Local software company Laserfiche, located at 3545 Long Beach Blvd., conducts a health fair every September for its employees, according to Laura Victoria, senior director of human resources at Laserfiche.
As a prevention measure, the company’s annual health fair intentionally takes place months before the flu season begins, Victoria said. During the event, employees receive flu shots, blood-pressure tests, cancer screenings and more – all a courtesy of the health insurance offered through the company.
Hand sanitizers are located around the Laserfiche offices to promote good hygiene, Victoria added. “We also encourage our employees to go home when they are sick, because it doesn’t make any sense to have them here spreading any illnesses,” she said. “Our managers know to send sick employees home so they can rest and get better.”
Laserfiche promotes a healthy environment for its employees, Victoria said. Resources include complimentary yoga classes, sports clubs like tennis and basketball, a co-pay for local YMCA memberships and more. The company also caters free lunches, with fruits and vegetables, every workday, she added.
“I think the culture here helps keep employees healthy, so they’re not overly stressed and working long hours,” Victoria said. “There’s a work-life balance component to staying healthy, as well.”
Amira Mulcahy, the head of human resources at engineering consulting firm P2S, Inc., located at 5000 E. Spring St., said the company provides a variety of amenities, such as healthy snacks and an onsite fitness center, to ensure employees are taken care of. For instance, the company offers optional biometric screenings, which are used to gather statistical analysis such as height and weight. This service is offered to full-time employees to assess their well-being, Mulcahy said. “[It’s a] useful starting point in addressing any health concerns and improving overall health,” she said.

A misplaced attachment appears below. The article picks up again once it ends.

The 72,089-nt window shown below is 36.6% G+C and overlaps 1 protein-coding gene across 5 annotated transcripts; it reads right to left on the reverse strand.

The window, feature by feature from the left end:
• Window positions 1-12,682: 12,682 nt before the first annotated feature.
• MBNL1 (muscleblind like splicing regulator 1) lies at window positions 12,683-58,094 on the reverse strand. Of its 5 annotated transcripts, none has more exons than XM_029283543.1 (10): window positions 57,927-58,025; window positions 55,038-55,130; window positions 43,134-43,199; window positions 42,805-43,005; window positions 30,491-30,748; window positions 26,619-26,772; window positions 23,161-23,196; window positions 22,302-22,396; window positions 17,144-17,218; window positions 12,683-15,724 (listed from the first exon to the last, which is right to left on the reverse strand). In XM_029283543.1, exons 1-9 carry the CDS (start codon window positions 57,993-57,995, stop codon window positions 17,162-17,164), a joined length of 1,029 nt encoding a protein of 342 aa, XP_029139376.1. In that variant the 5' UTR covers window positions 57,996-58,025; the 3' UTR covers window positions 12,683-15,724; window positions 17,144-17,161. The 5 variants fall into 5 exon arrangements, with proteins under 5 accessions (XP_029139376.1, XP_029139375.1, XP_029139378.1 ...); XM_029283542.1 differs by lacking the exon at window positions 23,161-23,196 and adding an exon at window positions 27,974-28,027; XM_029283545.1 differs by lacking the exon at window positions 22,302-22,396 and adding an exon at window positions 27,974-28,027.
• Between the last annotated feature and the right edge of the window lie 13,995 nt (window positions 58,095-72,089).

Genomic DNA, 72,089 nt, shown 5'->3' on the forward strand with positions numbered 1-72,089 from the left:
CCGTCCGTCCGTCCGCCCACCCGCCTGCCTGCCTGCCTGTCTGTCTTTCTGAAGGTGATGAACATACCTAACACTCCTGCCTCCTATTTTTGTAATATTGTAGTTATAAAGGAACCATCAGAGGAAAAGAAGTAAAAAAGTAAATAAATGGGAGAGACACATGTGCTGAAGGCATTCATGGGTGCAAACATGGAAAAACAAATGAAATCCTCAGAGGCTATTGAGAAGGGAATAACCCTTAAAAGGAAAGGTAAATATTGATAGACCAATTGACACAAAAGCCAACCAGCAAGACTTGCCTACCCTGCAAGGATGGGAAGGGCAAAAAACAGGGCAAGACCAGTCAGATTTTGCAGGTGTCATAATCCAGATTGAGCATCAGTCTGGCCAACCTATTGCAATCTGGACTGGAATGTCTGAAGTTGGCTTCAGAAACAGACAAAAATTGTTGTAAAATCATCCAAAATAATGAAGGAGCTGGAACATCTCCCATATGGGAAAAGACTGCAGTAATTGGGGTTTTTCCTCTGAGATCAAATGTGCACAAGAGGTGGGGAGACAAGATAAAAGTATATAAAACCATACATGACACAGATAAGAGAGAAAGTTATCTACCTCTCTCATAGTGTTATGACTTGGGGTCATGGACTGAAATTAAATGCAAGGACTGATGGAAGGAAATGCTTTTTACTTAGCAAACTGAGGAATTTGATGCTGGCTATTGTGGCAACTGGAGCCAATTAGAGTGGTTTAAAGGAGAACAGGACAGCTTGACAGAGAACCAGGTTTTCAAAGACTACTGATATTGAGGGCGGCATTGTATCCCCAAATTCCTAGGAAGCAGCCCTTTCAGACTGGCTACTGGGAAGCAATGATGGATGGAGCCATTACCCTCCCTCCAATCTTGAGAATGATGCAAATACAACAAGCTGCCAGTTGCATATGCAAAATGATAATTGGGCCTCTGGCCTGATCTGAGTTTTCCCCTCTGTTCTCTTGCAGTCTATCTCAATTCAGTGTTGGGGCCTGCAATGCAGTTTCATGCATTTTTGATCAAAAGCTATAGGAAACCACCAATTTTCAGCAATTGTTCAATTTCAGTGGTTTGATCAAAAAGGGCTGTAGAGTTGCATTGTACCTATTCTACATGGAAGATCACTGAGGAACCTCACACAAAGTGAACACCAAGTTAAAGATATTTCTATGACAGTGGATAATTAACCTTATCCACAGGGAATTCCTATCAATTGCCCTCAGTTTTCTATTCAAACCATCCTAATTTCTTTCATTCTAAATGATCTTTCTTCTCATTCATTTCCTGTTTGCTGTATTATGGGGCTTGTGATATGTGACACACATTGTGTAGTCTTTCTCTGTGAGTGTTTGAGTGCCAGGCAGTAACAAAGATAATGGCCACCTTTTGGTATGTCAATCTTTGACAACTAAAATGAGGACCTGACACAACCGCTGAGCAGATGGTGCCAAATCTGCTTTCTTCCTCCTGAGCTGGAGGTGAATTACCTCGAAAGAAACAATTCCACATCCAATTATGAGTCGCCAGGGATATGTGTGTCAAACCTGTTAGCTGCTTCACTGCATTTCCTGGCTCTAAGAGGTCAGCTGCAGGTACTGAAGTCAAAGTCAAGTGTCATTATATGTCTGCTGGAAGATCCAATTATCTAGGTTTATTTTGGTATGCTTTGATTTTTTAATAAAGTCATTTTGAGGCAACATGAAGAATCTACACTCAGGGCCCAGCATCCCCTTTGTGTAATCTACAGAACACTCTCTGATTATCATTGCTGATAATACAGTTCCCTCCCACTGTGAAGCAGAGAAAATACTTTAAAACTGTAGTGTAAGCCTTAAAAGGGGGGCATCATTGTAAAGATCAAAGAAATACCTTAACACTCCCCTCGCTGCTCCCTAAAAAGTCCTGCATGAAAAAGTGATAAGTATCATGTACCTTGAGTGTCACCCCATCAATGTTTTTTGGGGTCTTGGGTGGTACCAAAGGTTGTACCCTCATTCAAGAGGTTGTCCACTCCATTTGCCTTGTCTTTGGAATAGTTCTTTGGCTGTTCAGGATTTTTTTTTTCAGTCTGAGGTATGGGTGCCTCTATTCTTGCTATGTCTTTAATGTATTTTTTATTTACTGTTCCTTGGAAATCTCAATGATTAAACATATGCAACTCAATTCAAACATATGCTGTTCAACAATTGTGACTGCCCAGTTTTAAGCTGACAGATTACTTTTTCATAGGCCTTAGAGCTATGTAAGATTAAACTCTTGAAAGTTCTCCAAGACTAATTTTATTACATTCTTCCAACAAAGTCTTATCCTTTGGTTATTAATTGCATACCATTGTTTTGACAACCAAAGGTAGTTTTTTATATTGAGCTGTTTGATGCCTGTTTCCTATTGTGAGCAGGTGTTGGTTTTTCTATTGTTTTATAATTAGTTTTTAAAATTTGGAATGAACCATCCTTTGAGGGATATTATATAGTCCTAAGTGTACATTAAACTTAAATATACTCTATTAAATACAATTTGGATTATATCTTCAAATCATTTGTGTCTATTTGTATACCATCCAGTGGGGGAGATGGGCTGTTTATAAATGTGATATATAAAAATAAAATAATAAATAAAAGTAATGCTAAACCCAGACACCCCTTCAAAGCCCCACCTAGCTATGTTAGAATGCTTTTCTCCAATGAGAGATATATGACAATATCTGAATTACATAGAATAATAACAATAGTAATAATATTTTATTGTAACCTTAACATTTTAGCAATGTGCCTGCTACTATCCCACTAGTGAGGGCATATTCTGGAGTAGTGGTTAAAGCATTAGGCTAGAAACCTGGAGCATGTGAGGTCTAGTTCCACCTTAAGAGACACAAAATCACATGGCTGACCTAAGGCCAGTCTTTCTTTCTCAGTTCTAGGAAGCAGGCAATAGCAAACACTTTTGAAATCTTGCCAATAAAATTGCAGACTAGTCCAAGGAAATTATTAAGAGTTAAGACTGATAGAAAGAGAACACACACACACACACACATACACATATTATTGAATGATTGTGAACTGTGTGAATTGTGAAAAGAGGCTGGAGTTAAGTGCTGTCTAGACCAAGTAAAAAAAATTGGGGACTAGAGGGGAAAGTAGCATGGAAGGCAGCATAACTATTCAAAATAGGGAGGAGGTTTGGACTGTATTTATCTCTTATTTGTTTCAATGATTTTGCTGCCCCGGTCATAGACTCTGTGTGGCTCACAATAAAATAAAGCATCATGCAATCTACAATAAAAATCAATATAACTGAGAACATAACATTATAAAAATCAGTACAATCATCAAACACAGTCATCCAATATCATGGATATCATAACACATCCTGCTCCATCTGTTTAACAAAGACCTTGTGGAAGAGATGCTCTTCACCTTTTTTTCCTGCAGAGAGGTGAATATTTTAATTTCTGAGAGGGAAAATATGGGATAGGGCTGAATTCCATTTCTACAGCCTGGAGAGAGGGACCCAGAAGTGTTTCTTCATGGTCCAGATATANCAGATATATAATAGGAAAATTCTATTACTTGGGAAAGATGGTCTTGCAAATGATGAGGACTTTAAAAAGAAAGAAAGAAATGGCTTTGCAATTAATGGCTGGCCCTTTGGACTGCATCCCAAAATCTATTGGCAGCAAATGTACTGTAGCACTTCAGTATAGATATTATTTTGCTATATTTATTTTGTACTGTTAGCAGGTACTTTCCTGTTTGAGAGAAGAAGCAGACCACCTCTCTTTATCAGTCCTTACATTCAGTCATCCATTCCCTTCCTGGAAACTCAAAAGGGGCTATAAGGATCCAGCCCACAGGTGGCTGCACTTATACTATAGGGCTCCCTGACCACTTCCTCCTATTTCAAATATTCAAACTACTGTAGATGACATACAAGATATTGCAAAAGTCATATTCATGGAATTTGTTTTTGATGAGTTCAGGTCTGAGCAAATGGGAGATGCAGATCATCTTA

P2S also has a safety team that works to prevent accidents by addressing employee concerns about health and safety. “They carry out inspections and solve safety and health issues that may arise in the office,” she said.
In addition to outfitting the office with hand sanitizers and maintaining cleanliness, Mulcahy said the company has an employee assistance program that offers counseling and advice. “Life is stressful, and sometimes the constant challenges can become overwhelming, which can take a toll on mental and physical health.”
Molina Healthcare also educates its employees about mindful habits to prevent illness, such as receiving the flu vaccine or getting tips from its wellness application, Elevate, according to Danielle Smith, communications specialist with Molina Healthcare.
Choi advised employees to be honest with their supervisors if it seems like they may have the flu. “If your work is not essential at that point in time, maybe your employer needs to understand that productivity may be improved by actually keeping that sick person at home,” he said.
Michalik agreed, adding how most employees strive to avoid taking time off in fear of wasting sick days or putting extra work on a fellow coworker. “One of the main things to emphasize to minimize flu in the workplace is that if you are sick, stay at home,” he said. “There are a variety of symptoms for the flu – fever, coughing, fatigue, a sore throat, body aches, nausea or vomiting. If any of those symptoms arise, the best advice I can give is . . . to just stay at home until the symptoms are gone. You need to be mindful of yourself and others.”